In a legend that many Iranians hold as truth, Ayatullah Ruhollah Khomeini on his deathbed joined the hands of his chief disciples, Ali Khamenei who would become Supreme Leader and Ali Akbar Rafsanjani the cleric who is now Khamenei's most powerful rival and warned that if the two should ever be divided, the Islamic Republic would fall. Since the controversial presidential election in June, the growing rift between the two men has been playing out not only on the streets but also, just as important, behind closed doors in a game of chess that their adherents follow but the moves of which they cannot really see. And a day before the 31st anniversary of the Islamic revolution is to be celebrated, even as the regime was said to be rounding up would-be demonstrators to preempt disruptions of the official rites, a story has emerged to illustrate the supposed enmity between Khomeini's two disciples one that, if not quite beyond rumor, is at least consistent with what many Iranians see as the arc of their country's apocalyptic melodrama.
The story, which appeared on an opposition website, alleged that Rafsanjani and the Supreme Leader have had a climactic parting of ways, a final end to the pretense of keeping their deathbed promise to Imam Khomeini. The incident reportedly involves the wife of Alireza Beheshti, a close aide of Mir-Hossein Mousavi, the presidential candidate who was declared the loser in June to Mahmoud Ahmadinejad. Beheshti has the status of a living martyr for the opposition and is enduring his second period of detention since the election (he has survived a heart attack in prison). He is also the son of one of the primary architects of the Islamic revolution. According to the website, Beheshti's wife informed Rafsanjani from a safe hiding place that security forces had attempted to arrest her too. The story then has an enraged Rafsanjani confronting the Supreme Leader, who proclaimed Ahmadinejad to be President, demanding that he bring an end to "shameful actions."
"It has come to a point where the grandchildren of the first Head of the Judiciary of the Islamic Republic, the innocent martyr Ayatullah Beheshti, must be without their parents during the 10 Days of Dawn [a reference to the celebration of the revolution's anniversary] and must live underground in fear of the security forces," said Rafsanjani, according to the story, presumably before turning on his heels and storming out of the Supreme Leader's presence with a swish of his cleric's robes.
The rumored incident aside, Beheshti and his family do play a part in more confirmable developments in Iran's drama. Last week, the pro-government press ignored a visit to Beheshti's home by Hassan Khomeini, the grandson of the founder of the Islamic Republic. Khomeini visited Beheshti's family after making an early departure from a ceremony commemorating his grandfather, attended by both Khamenei and Ahmadinejad. Khomeini left before the President began his speech. On the day after the event, newspapers aligned with the conservatives printed front-page photographs showing the Supreme Leader kneeling beside Khomeini's tomb alone, while newspapers associated with the reformists pictured Khamenei standing alongside an expressionless Hassan Khomeini. Meanwhile, opposition websites, unconcerned by Iran's press censors, published pictures of Khomeini's grandson embracing Beheshti's two young daughters.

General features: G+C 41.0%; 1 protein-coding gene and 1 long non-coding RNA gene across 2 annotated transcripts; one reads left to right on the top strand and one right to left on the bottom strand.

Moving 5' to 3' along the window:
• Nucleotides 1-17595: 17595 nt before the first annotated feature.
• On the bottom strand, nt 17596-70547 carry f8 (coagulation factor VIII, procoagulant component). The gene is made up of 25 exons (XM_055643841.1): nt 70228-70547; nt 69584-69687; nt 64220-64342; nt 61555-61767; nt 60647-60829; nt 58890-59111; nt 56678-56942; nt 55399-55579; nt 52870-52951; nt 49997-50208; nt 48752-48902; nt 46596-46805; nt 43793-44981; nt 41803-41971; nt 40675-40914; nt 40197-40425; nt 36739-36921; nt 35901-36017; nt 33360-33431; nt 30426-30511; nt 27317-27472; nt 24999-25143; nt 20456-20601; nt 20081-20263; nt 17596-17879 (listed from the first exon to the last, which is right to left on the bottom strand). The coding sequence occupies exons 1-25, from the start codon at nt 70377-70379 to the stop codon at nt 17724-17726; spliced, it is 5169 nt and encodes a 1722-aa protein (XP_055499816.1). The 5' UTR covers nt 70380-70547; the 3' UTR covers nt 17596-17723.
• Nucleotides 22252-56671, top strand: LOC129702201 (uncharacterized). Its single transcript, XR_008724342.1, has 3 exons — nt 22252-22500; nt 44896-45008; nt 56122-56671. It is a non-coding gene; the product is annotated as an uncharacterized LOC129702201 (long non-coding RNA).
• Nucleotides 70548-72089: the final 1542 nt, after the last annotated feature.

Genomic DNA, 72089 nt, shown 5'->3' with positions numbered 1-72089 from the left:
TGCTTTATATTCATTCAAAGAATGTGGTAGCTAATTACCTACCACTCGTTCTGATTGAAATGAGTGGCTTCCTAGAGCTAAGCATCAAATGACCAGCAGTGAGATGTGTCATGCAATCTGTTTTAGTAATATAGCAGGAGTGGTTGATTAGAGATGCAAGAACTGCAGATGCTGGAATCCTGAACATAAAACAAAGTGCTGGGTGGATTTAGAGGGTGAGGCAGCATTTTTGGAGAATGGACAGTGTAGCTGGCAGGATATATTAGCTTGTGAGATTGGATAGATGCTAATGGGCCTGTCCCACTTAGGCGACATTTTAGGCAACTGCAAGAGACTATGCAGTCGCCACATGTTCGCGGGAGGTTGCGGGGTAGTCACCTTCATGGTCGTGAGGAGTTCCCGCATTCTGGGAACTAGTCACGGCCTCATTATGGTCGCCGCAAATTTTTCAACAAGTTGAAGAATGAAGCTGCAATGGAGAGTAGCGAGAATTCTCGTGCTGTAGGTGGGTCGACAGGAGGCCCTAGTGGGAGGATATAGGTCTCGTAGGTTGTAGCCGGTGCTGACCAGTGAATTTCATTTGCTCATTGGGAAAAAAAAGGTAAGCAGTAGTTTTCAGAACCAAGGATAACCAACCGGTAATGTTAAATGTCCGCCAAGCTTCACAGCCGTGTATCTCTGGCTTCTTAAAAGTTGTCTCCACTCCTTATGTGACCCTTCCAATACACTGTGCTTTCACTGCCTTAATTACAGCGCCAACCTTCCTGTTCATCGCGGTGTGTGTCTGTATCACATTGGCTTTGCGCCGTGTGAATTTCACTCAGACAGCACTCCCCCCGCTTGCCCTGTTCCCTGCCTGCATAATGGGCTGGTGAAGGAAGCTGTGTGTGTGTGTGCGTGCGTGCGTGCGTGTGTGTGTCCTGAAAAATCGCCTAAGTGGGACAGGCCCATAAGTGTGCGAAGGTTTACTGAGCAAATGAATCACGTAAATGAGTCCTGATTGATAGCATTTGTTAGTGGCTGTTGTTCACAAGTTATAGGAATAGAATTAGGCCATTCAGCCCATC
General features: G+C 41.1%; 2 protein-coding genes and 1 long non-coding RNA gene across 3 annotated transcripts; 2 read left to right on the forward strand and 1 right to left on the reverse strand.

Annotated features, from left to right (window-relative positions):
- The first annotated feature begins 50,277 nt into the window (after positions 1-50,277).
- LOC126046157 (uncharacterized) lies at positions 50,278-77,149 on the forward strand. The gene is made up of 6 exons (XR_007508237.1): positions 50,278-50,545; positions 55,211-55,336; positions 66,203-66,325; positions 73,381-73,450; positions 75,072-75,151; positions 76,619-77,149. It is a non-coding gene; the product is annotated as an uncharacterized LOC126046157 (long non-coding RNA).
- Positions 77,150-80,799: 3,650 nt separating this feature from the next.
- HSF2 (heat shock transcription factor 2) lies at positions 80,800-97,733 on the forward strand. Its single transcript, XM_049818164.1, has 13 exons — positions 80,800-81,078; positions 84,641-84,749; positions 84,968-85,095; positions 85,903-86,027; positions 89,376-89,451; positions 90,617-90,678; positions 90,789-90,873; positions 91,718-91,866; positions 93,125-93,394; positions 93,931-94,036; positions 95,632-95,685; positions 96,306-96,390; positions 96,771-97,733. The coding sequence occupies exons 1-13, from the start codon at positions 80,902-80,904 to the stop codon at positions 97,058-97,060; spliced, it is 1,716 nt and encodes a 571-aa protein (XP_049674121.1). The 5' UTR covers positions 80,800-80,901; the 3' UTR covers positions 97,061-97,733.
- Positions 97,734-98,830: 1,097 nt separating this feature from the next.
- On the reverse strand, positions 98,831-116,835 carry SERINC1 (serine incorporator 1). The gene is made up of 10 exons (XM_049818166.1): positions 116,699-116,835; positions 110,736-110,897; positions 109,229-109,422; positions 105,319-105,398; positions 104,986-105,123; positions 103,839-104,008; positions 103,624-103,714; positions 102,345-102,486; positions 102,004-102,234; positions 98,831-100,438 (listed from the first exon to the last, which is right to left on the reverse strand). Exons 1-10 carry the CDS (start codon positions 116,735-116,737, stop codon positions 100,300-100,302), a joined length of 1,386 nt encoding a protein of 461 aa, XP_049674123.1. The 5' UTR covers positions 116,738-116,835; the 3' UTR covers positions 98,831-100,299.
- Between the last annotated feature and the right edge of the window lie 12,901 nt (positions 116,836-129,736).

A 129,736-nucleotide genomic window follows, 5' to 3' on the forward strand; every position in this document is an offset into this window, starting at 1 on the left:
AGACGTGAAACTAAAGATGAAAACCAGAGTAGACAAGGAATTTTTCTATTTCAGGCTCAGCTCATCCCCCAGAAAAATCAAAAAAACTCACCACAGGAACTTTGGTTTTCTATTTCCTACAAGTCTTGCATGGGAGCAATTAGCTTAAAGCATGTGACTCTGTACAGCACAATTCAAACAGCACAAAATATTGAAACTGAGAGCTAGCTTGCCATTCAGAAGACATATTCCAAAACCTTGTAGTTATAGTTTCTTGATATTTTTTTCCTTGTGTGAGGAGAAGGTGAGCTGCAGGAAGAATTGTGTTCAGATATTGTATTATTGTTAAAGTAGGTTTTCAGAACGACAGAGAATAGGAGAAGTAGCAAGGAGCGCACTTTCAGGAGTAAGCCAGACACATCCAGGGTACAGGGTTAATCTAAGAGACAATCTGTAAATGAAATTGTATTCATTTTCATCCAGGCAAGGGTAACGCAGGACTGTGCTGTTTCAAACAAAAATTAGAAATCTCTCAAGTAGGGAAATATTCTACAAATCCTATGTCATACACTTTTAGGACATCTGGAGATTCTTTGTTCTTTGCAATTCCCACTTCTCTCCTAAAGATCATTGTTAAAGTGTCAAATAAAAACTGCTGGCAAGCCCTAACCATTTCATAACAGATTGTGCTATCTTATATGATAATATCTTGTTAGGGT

It is, after all, a battle over the late Ayatullah Khomeini's legacy. His dynastic heir has clearly taken the side of the opposition. Indeed, Hassan Khomeini aroused the ire of pro-government members of parliament after complaining that the state media, the IRIB, had broadcast speeches with selective editing to create a misleading impression of his grandfather's beliefs. The MPs, in a joint statement, retorted, "Imam Khomeini does not belong to a specific 'house.' "
Now, on the eve of the anniversary, the Supreme Leader has given a green light to pro-government forces, like the Basij paramilitaries, to engage in the toughest possible action against protesters who may try to disrupt or hijack Thursday's official rallies. "Those who stand against the greatness of the Iranian nation are not of the people," Khamenei said on Monday in words reminiscent of his first call for a crackdown on protests at Friday prayers the week after the June election. "They have nothing to do with the masses."
Meanwhile, in his latest statements, the opposition leader Mousavi drew a parallel between his enemies and the powers that opposed the Ayatullah Khomeini, saying that 30 years after the Islamic revolution overthrew the autocratic Shah, the "roots of despotism" remained. "In the first years of the revolution, people were convinced that the revolution had completely destroyed all the structures through which despotism and dictatorships could be reborn," Mousavi said, "and I was one of the people who believed this. But today, I do not believe this anymore." The contending forces may clash again on Thursday. Khomeini no longer has the power to make his disciples join hands.